Petrović, T. G., Vučić, T. Z., Nikolić, S. Z. et al. 2020. The effect of shelter on oxidative stress and aggressive behavior in crested newt larvae (Triturus spp.). Animals 10(4), 603.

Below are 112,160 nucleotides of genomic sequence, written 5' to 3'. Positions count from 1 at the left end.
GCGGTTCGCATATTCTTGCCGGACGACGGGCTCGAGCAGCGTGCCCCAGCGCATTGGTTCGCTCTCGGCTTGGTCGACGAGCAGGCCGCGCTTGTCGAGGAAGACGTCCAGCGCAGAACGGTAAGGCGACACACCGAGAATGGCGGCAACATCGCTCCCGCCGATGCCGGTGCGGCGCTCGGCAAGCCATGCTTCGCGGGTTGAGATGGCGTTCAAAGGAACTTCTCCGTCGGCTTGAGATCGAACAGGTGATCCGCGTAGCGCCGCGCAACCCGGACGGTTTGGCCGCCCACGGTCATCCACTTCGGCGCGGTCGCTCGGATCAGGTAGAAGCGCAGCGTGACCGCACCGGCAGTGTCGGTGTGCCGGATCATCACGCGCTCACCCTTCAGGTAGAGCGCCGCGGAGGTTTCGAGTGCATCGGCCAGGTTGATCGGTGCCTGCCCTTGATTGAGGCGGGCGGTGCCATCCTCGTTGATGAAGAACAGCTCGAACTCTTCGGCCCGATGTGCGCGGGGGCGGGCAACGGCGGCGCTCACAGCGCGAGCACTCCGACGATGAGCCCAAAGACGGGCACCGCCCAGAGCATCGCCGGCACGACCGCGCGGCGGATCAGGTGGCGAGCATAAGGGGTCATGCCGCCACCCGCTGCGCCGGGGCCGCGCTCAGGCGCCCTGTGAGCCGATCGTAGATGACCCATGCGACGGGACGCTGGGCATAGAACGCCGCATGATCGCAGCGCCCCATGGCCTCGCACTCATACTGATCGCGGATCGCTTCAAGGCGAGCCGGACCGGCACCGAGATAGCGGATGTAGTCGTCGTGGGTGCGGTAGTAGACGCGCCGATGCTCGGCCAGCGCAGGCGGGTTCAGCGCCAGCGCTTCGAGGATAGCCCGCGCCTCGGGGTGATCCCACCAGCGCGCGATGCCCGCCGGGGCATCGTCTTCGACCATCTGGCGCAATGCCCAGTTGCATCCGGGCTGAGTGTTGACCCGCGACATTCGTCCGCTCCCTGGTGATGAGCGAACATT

Shelters are important for animal survival. Provision of adequate hiding places allow animals to express their natural sheltering behavior and it can have different positive effects on cortisol levels, physiological processes and mental performance. Although the absence of a refuge activates some stress response, its effect on oxidative stress has not been adequately examined. This study investigated whether the presence/absence of a shelter modifies the oxidative status (the antioxidant system and oxidative damage) and aggressive behavior of crested newt larvae (Triturus macedonicus and its hybrid with T. ivanbureschi). Our results show that individuals reared with shelters had lower values of the tested antioxidant parameters (catalase, glutathione peroxidase, glutathione S-transferase and glutathione), indicating a lower production of reactive species than individuals reared without shelter. The same pattern was observed in both T. macedonicus and its hybrid. Contrary to the activation of some physiological pathways, shelter availability did not significantly affect the rate of intraspecific aggressive behavior. The physiological benefits of shelter use can be manifested as a lower requirement for investment in the energy necessary for the maintenance of the upregulated antioxidant defenses, activation of repair systems and synthesis of endogenous antioxidants. This study highlights the importance of shelter provision, which may be valuable in habitat restoration and animal conservation studies.

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